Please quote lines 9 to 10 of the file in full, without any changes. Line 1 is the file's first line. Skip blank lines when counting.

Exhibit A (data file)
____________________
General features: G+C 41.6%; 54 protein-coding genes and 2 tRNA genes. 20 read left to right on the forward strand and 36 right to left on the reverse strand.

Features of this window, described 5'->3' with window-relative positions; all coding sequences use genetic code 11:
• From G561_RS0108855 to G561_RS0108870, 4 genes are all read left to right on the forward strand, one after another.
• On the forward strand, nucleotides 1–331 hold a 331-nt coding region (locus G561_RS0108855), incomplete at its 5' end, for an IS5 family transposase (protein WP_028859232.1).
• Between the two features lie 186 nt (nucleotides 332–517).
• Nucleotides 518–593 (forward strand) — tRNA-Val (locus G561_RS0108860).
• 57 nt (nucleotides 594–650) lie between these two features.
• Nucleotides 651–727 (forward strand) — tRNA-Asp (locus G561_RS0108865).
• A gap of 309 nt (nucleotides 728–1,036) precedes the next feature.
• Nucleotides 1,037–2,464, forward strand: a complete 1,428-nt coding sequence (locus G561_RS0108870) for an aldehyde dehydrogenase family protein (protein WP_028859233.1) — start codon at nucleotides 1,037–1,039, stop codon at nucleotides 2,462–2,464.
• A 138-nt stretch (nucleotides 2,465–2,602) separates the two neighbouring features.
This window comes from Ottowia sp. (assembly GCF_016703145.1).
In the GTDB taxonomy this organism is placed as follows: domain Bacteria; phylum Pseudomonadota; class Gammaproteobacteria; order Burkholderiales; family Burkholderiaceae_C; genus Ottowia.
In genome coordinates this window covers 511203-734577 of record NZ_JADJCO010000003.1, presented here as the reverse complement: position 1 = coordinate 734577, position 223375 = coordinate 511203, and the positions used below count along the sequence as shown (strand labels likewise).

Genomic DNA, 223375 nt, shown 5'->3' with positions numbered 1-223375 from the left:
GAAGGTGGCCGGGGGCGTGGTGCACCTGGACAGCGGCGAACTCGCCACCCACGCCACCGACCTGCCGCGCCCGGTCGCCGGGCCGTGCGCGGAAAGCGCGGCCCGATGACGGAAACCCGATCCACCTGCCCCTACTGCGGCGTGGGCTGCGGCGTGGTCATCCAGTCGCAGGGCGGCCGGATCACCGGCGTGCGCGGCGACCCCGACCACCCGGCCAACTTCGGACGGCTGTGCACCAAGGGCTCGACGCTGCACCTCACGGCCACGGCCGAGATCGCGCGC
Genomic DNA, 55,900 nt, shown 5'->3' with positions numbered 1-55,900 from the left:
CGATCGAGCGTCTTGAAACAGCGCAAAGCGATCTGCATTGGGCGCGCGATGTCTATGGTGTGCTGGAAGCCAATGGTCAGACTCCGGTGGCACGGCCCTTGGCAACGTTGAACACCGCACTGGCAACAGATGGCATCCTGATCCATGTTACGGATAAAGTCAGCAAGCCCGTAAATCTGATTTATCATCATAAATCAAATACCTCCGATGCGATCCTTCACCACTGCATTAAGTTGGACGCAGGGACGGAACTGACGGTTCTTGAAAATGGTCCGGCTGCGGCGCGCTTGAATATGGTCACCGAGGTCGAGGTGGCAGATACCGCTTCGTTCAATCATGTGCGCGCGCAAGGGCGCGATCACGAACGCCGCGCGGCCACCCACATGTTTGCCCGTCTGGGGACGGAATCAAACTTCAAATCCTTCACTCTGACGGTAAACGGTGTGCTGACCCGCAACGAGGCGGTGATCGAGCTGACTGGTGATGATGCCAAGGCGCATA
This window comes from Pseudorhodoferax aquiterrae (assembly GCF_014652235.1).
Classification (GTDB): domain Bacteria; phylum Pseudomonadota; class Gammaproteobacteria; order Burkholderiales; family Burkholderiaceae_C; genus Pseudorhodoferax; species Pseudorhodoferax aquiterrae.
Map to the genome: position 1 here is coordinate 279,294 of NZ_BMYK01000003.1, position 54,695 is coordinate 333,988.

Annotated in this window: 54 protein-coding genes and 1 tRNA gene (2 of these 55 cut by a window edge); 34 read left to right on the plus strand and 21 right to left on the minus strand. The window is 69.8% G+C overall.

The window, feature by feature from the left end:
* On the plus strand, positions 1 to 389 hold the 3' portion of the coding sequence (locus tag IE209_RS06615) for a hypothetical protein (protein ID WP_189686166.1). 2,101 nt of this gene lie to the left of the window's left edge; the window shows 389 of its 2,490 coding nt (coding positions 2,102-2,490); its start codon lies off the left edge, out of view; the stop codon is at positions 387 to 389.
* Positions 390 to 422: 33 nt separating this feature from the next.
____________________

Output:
• A gap of 309 nt (nucleotides 728–1,036) precedes the next feature.
• Nucleotides 1,037–2,464, forward strand: a complete 1,428-nt coding sequence (locus G561_RS0108870) for an aldehyde dehydrogenase family protein (protein WP_028859233.1) — start codon at nucleotides 1,037–1,039, stop codon at nucleotides 2,462–2,464.